Author’s Note: My deepest apologies to friends and family members of Prem Chand and my fellow Pakistanis from others faiths (Pakistani Hindus in particular), specially those who may not have heard of this yet and for whom this incident will no doubt be deeply painful. But we must raise our voice and condemn such acts. The one lesson that Pakistan’s history teaches us is that discrimination and intolerance must never be tolerated.

141 responses to “Prem Chand: His Death Was a National Tragedy; How His Coffin Was Treated a National Disgrace”

  1. Shahkar Lone says:

    Every problem has a root cause.

    I, as an Ahmadi Muslim, am not surprised at this sad story. Ahmadis go through this every day. But no one speaks out against it. Instead of going in too much detail I would like to tell you the root cause of this malicious act; As long as Pakistan’s constitution has hate acts such as the ones that declare Ahmadi Muslims Kafir incidences such as they will happen every day.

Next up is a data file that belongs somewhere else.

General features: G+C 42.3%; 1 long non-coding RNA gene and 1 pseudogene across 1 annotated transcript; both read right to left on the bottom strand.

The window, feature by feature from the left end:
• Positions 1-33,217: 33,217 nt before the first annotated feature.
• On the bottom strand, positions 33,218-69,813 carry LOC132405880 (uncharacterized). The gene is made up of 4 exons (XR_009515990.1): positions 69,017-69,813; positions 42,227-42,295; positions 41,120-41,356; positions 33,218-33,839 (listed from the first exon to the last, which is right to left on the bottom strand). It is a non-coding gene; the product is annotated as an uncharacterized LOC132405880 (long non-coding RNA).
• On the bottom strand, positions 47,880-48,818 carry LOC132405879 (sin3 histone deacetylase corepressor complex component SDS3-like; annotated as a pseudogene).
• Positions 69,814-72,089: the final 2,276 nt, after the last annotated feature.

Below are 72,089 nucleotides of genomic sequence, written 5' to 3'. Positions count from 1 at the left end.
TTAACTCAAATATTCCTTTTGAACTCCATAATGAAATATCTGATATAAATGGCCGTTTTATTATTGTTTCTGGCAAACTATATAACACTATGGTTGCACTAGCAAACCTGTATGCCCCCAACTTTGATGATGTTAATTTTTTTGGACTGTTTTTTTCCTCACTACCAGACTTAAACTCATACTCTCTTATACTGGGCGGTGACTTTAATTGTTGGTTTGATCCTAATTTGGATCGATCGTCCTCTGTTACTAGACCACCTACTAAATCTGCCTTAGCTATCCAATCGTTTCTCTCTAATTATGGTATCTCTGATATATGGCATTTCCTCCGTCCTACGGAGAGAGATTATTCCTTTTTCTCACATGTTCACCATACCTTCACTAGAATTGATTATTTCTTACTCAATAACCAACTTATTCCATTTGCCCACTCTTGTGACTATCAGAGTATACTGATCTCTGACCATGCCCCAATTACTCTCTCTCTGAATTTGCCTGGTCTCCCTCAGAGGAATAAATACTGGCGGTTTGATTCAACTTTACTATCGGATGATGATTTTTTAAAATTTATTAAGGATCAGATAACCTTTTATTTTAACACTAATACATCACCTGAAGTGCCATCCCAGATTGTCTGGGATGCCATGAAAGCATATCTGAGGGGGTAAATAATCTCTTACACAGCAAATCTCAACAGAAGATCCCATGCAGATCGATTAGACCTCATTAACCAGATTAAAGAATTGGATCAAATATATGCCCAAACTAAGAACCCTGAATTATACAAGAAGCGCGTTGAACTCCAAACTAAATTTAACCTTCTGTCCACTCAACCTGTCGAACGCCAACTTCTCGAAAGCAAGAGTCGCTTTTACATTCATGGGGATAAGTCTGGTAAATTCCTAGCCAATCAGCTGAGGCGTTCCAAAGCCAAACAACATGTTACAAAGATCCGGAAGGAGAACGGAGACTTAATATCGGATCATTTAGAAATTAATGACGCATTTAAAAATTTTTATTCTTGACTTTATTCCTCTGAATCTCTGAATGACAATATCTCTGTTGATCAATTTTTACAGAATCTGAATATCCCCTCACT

That is the root cause of why Pakistanis are intolerant to anything that is different from them. Since 1984 EVERY Pakistani child has been born into this hate filled act and can’t help but apply it to anyone that is different from him/her.
    THAT IS THE ROOT CAUSE OF WHY THIS HAPPEND!!!
    Fix the root cause so Pakistani Heroes like Prem Chand can live and rest in peace.

    (Below is a writing attributed to Pastor Martin Niemöller (1892–1984) about the inactivity of German intellectuals following the Nazi rise to power and the purging of their chosen targets, group after group.)

    “THEY CAME FIRST for the Communists,
    and I didn’t speak up because I wasn’t a Communist.

    THEN THEY CAME for the trade unionists,
    and I didn’t speak up because I wasn’t a trade unionist.

    THEN THEY CAME for the Jews,
    and I didn’t speak up because I wasn’t a Jew.

    THEN THEY CAME for me
    and by that time no one was left to speak up.”

    Waslaam,
    Shahkar Lone.